Books Should Be Free
Loyal Books
Free Public Domain Audiobooks & eBook Downloads
Search by: Title, Author or Keyword

The Story of Little Black Sambo and The Story of Little Black Mingo   By: (1862-1946)

Book cover

In "The Story of Little Black Sambo" and "The Story of Little Black Mingo," Helen Bannerman takes readers on a whimsical adventure filled with intriguing characters and vibrant landscapes. Although these books were written over a century ago and have faced criticism due to racial stereotypes, they also possess elements that showcase the author's creativity and storytelling skills.

Throughout both tales, Bannerman weaves narratives imbued with fantastical elements, drawing readers into a world where animals converse and children journey on incredible escapades. The books' settings - from lush forests to exotic locales - are beautifully described, allowing readers to visualize the vibrant surroundings vividly.

Bannerman's storytelling style is engaging and accessible for young readers, with simple language and a rhythmic flow in the narrative. The dialogue between characters is particularly well-crafted, adding depth and personality to the story. The author's use of repetition further enhances the storytelling, making certain phrases memorable and almost lyrical.

However, it is important to acknowledge the problematic racial stereotypes present in both books. The depiction of Little Black Sambo and Little Black Mingo perpetuates stereotypes about African and African-American people, with characters portrayed as subservient and submissive. These stereotypes have caused controversy and rightfully sparked discussions about the harm they can inflict.

It is crucial to approach these books with careful analysis, understanding the historical context in which they were written. While these narratives were intended for children, it is essential to recognize and educate readers about the harmful stereotypes present, encouraging critical thinking and open dialogue.

In conclusion, "The Story of Little Black Sambo" and "The Story of Little Black Mingo" by Helen Bannerman showcase the author's talent for imaginative storytelling. The vibrant settings, engaging dialogue, and rhythmic narrative style captivate young readers and draw them into a world of adventure. However, it is important to address the racial stereotypes perpetuated in these books, prompting discussions about their impact and fostering critical thinking.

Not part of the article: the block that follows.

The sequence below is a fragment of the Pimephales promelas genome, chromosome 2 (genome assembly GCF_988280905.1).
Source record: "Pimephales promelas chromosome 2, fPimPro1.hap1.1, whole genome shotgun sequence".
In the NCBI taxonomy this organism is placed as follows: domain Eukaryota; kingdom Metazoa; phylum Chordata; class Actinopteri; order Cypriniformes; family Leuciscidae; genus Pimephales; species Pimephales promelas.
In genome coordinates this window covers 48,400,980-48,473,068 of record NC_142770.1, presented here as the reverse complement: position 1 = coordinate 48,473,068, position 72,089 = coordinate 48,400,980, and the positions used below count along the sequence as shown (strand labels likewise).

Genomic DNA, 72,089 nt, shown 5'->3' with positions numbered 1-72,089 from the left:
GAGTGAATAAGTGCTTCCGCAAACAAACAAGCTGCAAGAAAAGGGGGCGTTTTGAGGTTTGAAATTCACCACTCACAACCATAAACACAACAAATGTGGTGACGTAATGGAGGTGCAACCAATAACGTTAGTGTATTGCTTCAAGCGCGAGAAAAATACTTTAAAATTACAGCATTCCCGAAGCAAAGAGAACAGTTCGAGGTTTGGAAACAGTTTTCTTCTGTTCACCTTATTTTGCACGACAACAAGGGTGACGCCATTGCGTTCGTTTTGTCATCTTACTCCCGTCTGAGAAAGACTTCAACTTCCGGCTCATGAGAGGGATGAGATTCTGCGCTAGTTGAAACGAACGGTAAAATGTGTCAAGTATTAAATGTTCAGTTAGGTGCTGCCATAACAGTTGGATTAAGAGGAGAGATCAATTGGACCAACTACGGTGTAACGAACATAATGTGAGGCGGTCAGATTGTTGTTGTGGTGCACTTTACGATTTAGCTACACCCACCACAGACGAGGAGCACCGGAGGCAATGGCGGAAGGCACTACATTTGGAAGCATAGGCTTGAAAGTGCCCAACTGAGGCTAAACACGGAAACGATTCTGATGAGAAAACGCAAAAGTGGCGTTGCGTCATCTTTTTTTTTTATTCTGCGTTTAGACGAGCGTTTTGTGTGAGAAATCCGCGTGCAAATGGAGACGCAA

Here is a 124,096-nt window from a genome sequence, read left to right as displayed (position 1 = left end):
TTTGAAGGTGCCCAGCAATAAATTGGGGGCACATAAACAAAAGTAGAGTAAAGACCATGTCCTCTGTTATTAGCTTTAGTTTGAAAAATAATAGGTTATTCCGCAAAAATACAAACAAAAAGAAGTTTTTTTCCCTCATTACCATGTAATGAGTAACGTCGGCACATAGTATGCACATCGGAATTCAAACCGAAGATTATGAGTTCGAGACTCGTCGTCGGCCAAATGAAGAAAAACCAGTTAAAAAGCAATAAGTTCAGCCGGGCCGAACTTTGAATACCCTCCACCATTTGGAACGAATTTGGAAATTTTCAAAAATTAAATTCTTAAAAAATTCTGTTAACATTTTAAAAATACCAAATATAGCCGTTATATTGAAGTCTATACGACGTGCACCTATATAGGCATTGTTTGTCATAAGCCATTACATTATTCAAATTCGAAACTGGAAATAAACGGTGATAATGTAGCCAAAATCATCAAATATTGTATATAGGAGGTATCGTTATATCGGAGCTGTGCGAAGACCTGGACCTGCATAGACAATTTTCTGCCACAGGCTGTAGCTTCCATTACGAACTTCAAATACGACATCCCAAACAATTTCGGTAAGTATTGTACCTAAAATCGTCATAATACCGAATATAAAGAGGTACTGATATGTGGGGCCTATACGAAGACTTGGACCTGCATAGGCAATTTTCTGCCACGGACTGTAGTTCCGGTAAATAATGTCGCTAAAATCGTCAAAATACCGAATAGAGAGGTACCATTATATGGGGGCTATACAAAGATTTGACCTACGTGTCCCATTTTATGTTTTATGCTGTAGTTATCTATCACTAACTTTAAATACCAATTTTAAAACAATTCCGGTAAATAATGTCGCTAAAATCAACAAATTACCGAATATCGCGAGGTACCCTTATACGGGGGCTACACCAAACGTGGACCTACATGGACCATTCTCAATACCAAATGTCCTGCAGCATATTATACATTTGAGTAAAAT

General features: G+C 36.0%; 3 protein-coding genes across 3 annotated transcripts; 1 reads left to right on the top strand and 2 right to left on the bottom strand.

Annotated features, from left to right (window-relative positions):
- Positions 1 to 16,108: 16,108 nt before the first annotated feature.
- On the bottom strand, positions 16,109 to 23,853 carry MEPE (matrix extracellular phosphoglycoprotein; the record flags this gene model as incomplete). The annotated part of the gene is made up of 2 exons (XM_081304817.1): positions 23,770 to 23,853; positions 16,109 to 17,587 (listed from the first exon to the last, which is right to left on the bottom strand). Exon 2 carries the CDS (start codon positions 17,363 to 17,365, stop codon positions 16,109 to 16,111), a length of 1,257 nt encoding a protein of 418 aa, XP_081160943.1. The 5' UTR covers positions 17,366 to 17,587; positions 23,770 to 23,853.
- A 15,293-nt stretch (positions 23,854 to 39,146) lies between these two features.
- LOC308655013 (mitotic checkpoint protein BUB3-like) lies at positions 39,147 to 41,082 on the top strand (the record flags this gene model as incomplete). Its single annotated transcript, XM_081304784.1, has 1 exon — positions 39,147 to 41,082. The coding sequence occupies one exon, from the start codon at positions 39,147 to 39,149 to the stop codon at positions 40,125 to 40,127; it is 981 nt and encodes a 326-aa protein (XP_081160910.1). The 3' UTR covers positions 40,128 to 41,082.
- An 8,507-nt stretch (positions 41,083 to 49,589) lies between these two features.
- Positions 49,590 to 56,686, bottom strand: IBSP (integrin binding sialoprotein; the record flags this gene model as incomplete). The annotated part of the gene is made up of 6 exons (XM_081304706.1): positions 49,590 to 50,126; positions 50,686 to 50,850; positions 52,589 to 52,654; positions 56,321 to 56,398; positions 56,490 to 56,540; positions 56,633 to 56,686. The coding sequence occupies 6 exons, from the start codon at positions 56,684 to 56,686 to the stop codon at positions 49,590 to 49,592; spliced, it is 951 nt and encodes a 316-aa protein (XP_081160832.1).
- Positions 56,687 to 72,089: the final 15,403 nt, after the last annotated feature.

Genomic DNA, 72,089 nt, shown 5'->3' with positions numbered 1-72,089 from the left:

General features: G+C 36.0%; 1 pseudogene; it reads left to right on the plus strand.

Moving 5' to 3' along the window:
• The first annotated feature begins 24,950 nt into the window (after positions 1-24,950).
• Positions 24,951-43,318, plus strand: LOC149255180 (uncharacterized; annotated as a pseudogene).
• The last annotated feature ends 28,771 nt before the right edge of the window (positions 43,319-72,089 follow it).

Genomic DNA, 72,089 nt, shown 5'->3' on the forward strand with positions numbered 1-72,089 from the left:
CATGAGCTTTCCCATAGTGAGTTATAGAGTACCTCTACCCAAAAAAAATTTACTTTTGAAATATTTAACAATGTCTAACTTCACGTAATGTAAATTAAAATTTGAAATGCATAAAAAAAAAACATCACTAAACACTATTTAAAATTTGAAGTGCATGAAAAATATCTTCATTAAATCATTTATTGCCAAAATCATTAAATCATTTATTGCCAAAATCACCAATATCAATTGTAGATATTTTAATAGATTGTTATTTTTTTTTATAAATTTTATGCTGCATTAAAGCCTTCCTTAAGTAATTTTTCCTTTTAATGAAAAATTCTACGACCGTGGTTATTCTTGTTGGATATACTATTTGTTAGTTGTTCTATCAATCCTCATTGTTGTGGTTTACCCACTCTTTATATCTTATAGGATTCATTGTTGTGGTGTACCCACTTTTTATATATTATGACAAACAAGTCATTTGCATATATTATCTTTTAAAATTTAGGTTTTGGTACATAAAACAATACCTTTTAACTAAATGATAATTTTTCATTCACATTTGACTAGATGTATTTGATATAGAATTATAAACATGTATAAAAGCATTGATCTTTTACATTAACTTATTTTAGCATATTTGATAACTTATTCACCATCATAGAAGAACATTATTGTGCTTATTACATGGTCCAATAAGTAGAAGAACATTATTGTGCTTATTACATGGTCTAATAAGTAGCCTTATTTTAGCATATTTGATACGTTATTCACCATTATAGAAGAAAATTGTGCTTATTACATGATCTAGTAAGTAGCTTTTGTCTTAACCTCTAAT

First Page:




By Helen Bannerman


There is very little to say about the story of LITTLE BLACK SAMBO. Once upon a time there was an English lady in India, where black children abound and tigers are everyday affairs, who had two little girls. To amuse these little girls she used now and then to invent stories, for which, being extremely talented, she also drew and coloured the pictures. Among these stories LITTLE BLACK SAMBO, which was made up on a long railway journey, was the favourite; and it has been put into a DUMPY BOOK, and the pictures copies as exactly as possible, in the hope that you will like it as much as the two little girls did.


Once upon a time there was a little black boy, and his name was Little Black Sambo.

And his mother was called Black Mumbo.

And his father was called Black Jumbo.

And Black Mumbo made him a beautiful little Red Coat, and a pair of beautiful little blue trousers.

And Black Jumbo went to the Bazaar, and bought him a beautiful Green Umbrella, and a lovely little Pair of Purple Shoes with Crimson Soles and Crimson Linings.

And then wasn't Little Black Sambo grand?

So he put on all his Fine Clothes, and went out for a walk in the Jungle... Continue reading book >>

eBook Downloads
ePUB eBook
• iBooks for iPhone and iPad
• Nook
• Sony Reader
Kindle eBook
• Mobi file format for Kindle
Read eBook
• Load eBook in browser
Text File eBook
• Computers
• Windows
• Mac

Review this book

Popular Genres
More Genres
Paid Books